infracture

infracture

(ĭn″frăk′chĕr) [Abbrev. of in(complete) fracture]
The removal of nasal bones medially (inward), e.g., to narrow a widened nose.
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References in periodicals archive ?
Carrier Tech, Infracture Investments Drive Record Small Business Customer Satisfaction Levels: J.D.
Change infracture risk and fracture pattern after bariatric surgery: nested case-control study.
In case perforations are not uniformly performed or a thicker bony area is encountered, greater pressure may be required for achievement of appropriate infracture. The greater the pressure, the more likely it is that unfavorable aesthetic and functional outcomes will occur.
Military offficials say most of the area in North Waziristan has been cleared after dismantling the terrorist infracture.
Pakistan was ruled out due to security issues and India was bypassed , Bangladesh was ignored as it had no proper infracture to host the twelve men's and eight women's team contests.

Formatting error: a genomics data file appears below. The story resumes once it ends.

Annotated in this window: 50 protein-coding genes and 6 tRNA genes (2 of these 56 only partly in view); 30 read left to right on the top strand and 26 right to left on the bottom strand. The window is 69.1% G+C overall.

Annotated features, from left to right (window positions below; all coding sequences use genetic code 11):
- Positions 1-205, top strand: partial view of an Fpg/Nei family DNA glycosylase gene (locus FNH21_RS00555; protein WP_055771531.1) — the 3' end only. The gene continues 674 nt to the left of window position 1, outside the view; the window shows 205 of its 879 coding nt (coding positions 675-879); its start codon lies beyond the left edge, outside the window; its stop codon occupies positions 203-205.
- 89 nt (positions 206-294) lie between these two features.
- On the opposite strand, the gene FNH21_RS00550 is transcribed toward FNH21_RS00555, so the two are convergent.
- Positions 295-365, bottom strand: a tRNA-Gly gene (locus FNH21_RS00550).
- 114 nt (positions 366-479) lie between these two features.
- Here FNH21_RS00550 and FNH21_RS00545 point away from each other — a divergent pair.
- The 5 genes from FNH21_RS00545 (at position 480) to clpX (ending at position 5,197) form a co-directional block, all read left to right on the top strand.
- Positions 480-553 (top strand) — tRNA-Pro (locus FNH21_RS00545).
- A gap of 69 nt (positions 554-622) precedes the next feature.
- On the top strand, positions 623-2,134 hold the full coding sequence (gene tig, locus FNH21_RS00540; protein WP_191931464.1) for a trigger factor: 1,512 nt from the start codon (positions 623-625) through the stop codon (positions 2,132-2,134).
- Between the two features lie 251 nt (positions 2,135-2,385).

Distracting behavior, such as rudeness and put downs may be evaluated in terms of these standards, and humane penalties used for each infracture should be meted out, possibly in terms of taking away a privilege.
The result has been the implementation of an integrated strategy which involves, on the one hand, land-use policies aimed at restructuring the urban fabric to ensure a more locationally-efficient and manageable pattern of transport demand, supported by the supply of the necessary transport infracture; and, on the other, traffic policies directed at private vehicle restraint and the promotion of public transport.(3) However, before considering the role and significance of vehicle restraint and, in particular, road pricing, in the overall policy package, it is first worth defining more precisely what congestion is and why it constitutes a problem.